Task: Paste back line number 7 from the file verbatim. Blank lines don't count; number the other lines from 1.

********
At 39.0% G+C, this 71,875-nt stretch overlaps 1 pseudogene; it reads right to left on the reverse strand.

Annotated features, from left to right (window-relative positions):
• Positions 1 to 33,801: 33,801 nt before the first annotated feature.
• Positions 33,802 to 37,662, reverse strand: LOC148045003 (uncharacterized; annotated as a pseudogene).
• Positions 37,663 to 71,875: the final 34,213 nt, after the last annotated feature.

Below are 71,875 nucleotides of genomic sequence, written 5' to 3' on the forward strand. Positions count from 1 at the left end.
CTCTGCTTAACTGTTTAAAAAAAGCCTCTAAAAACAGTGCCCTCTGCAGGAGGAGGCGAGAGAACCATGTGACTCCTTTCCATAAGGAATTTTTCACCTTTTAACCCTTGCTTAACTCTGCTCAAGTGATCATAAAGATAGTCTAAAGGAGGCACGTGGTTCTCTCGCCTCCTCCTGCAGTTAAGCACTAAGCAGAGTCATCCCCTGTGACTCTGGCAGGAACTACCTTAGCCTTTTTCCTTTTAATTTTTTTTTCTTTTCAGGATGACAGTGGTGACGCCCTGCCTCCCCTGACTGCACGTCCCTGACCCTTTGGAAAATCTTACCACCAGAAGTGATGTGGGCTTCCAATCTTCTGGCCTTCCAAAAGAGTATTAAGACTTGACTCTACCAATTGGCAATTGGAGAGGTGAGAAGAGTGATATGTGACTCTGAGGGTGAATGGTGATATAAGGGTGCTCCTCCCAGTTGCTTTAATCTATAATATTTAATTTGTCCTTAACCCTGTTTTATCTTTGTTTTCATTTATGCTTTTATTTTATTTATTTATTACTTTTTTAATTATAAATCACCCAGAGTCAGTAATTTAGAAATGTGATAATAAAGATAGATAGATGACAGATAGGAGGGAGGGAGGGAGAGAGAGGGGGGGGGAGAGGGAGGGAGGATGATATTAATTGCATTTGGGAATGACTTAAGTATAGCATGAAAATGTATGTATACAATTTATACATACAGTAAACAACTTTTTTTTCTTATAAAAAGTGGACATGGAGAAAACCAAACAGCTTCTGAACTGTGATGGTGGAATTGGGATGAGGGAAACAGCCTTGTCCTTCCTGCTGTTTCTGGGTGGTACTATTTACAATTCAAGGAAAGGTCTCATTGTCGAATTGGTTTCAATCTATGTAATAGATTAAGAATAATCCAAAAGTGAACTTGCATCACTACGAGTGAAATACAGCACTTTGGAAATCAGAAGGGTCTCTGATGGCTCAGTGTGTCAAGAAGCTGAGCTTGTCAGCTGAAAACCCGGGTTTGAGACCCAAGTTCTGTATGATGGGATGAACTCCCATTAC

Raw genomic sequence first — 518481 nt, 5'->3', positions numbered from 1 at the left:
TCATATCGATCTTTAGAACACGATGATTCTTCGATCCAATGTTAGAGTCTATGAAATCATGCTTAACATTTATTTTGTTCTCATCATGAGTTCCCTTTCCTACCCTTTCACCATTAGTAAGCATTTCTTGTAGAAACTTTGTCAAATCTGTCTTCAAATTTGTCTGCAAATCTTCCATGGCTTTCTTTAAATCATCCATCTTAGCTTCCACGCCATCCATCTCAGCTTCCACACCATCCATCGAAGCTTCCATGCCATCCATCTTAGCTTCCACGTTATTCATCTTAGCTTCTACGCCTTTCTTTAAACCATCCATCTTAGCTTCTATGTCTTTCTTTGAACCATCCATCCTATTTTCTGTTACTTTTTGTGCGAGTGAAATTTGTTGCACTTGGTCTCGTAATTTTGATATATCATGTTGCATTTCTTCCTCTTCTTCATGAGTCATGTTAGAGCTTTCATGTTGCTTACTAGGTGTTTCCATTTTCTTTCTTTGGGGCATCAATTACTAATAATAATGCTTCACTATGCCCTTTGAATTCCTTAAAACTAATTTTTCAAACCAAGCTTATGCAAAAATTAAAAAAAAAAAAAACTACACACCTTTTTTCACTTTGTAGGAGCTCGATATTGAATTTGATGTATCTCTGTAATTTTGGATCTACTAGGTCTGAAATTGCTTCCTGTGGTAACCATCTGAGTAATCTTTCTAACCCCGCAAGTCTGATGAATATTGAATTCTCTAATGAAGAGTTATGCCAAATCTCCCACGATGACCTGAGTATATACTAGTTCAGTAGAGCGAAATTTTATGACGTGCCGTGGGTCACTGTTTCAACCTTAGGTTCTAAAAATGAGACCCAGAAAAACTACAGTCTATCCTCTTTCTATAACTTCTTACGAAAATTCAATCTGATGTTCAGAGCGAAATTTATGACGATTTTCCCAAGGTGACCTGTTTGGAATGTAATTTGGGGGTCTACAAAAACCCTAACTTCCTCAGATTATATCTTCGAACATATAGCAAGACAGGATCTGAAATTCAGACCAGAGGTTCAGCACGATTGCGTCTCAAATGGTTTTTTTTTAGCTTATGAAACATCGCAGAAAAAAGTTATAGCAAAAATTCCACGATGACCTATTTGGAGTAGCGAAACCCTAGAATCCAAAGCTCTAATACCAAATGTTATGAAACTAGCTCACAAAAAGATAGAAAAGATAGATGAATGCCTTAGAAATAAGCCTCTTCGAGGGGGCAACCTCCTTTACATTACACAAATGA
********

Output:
CTCTGCTTAACTGTTTAAAAAAAGCCTCTAAAAACAGTGCCCTCTGCAGGAGGAGGCGAGAGAACCATGTGACTCCTTTCCATAAGGAATTTTTCACCTTTTAACCCTTGCTTAACTCTGCTCAAGTGATCATAAAGATAGTCTAAAGGAGGCACGTGGTTCTCTCGCCTCCTCCTGCAGTTAAGCACTAAGCAGAGTCATCCCCTGTGACTCTGGCAGGAACTACCTTAGCCTTTTTCCTTTTAATTTTTTTTTCTTTTCAGGATGACAGTGGTGACGCCCTGCCTCCCCTGACTGCACGTCCCTGACCCTTTGGAAAATCTTACCACCAGAAGTGATGTGGGCTTCCAATCTTCTGGCCTTCCAAAAGAGTATTAAGACTTGACTCTACCAATTGGCAATTGGAGAGGTGAGAAGAGTGATATGTGACTCTGAGGGTGAATGGTGATATAAGGGTGCTCCTCCCAGTTGCTTTAATCTATAATATTTAATTTGTCCTTAACCCTGTTTTATCTTTGTTTTCATTTATGCTTTTATTTTATTTATTTATTACTTTTTTAATTATAAATCACCCAGAGTCAGTAATTTAGAAATGTGATAATAAAGATAGATAGATGACAGATAGGAGGGAGGGAGGGAGAGAGAGGGGGGGGGAGAGGGAGGGAGGATGATATTAATTGCATTTGGGAATGACTTAAGTATAGCATGAAAATGTATGTATACAATTTATACATACAGTAAACAACTTTTTTTTCTTATAAAAAGTGGACATGGAGAAAACCAAACAGCTTCTGAACTGTGATGGTGGAATTGGGATGAGGGAAACAGCCTTGTCCTTCCTGCTGTTTCTGGGTGGTACTATTTACAATTCAAGGAAAGGTCTCATTGTCGAATTGGTTTCAATCTATGTAATAGATTAAGAATAATCCAAAAGTGAACTTGCATCACTACGAGTGAAATACAGCACTTTGGAAATCAGAAGGGTCTCTGATGGCTCAGTGTGTCAAGAAGCTGAGCTTGTCAGCTGAAAACCCGGGTTTGAGACCCAAGTTCTGTATGATGGGATGAACTCCCATTAC